4. Causes of EDs are often more complex than a desire to “lose weight,” gain attention, or fit in. 
  5. EDs are a diverse array of psychological disorders that are characterized by abnormal or unhealthy eating patterns.

This eating disorder is characterized by one or more of the following: abnormally low body weight/BMI, intense fear of weight gain, and a distorted perception of weight or body image. It’s important to note that anorexia itself is not always about food. At times, the onset of this disorder may occur as a means to cope with personal emotional issues or environmental stress factors.

Sufferers of anorexia often equate their weight to their self-worth, which is part of the reason why it’s extremely hard to combat this disorder. As a result, these individuals often try to prevent weight gain and continue weight loss at all costs.

Physical symptoms of anorexia include extreme weight loss, abnormal blood count, fatigue, and skin discoloration, among others. Emotional, behavioral, or psychological symptoms can include adopting rigid eating rituals, consistent complaints about being fat, and social withdrawal, among others.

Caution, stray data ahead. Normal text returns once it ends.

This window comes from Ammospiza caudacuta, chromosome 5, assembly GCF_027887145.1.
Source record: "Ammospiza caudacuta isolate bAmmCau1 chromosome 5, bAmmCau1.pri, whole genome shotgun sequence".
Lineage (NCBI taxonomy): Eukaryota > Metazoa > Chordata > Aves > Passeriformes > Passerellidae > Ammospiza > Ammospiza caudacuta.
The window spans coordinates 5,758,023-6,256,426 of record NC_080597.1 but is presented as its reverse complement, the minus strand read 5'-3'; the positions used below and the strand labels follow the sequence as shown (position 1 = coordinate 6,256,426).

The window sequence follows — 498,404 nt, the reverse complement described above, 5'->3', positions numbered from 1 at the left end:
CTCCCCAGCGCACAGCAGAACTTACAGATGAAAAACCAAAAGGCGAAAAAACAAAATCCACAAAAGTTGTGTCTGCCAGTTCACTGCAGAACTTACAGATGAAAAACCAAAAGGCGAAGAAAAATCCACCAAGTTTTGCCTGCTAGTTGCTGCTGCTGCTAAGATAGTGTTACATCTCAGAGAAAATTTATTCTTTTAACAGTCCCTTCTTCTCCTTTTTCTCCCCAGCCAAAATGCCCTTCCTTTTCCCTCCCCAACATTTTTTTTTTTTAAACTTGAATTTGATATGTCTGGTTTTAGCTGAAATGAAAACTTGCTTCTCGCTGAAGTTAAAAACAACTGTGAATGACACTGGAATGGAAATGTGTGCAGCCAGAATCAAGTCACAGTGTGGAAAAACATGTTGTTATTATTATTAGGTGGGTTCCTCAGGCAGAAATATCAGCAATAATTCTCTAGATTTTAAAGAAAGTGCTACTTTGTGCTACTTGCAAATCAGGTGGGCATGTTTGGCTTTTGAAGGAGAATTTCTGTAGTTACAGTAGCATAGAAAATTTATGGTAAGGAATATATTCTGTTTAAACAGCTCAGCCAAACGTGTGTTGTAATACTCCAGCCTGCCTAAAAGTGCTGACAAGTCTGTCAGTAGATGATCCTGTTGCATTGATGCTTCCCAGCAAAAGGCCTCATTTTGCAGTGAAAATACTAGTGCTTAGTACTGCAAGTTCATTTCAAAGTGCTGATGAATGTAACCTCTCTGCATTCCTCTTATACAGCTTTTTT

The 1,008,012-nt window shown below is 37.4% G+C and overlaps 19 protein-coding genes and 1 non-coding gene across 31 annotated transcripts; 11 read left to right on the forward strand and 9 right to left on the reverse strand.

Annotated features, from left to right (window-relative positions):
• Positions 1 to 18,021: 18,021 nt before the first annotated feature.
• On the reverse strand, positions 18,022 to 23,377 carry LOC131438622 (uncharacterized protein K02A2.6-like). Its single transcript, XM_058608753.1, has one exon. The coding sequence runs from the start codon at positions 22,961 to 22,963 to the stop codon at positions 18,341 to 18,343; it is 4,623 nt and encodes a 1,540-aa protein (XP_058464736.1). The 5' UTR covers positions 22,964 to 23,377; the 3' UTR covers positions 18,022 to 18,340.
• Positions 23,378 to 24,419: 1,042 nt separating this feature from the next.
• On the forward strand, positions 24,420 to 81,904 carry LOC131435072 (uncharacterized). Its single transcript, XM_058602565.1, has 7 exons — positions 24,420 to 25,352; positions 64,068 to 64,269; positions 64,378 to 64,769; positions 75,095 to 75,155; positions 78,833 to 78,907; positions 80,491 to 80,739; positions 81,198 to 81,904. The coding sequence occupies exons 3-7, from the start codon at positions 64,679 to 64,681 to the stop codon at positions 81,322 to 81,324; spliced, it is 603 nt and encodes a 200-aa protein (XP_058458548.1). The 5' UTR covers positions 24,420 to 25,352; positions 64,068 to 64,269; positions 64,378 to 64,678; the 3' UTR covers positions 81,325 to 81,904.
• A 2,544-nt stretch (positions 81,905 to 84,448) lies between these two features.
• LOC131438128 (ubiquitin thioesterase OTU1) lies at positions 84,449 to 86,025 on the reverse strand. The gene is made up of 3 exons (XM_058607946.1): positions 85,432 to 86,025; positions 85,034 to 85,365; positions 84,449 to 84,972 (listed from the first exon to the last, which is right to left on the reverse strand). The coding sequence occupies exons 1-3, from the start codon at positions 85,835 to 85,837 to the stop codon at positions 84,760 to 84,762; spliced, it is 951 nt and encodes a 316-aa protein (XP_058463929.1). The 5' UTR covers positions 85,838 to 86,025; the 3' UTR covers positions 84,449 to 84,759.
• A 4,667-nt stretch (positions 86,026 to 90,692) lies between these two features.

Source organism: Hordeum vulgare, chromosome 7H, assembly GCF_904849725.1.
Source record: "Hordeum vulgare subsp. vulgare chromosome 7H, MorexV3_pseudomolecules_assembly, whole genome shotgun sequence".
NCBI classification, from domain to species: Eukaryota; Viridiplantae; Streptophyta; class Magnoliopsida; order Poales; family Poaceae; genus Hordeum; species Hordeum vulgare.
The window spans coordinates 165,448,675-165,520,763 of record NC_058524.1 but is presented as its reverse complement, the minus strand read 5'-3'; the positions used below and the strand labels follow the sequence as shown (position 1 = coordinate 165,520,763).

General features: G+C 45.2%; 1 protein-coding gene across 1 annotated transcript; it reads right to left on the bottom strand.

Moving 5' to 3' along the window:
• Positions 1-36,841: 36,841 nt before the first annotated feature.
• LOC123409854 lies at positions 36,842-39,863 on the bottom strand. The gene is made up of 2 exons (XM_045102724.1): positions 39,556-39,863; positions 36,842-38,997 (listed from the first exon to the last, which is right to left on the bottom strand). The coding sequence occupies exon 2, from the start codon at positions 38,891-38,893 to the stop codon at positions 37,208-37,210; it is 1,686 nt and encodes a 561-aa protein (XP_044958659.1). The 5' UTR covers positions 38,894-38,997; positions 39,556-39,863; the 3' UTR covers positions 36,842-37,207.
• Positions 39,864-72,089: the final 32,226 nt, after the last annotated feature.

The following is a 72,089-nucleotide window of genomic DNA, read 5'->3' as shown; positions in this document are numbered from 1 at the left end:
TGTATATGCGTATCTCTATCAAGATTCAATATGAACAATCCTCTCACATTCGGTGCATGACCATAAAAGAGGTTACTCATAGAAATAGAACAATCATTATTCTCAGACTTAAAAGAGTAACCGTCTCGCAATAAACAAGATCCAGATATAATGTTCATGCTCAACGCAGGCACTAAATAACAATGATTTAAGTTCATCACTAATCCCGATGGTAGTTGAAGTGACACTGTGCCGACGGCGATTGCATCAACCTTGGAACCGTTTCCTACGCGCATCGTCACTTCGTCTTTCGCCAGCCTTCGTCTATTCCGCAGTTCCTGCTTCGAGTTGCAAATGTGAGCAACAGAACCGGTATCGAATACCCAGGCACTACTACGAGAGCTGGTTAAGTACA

Bulimia is associated with binge and purge cycles. During binge cycles, victims eat excessive amounts of food and are often unable to control their food intake. These are followed by purge cycles, attempts at getting rid of “extra” calories through unhealhty, compensatory behaviors.

Some examples of the purging include regularly inducing vomiting, as well as misusing laxatives, weight-loss supplements, diuretics, or enemas after bingeing. Other characteristics of the disorder are fasting, strict dieting, and/or excessive exercise.

People with bulimia are often within the normal weight range for their age and height, as opposed to anorexics. However, they are similarly fearful of gaining weight, possess a strong desire to lose weight, and are generally extremely dissatisfied with their bodies.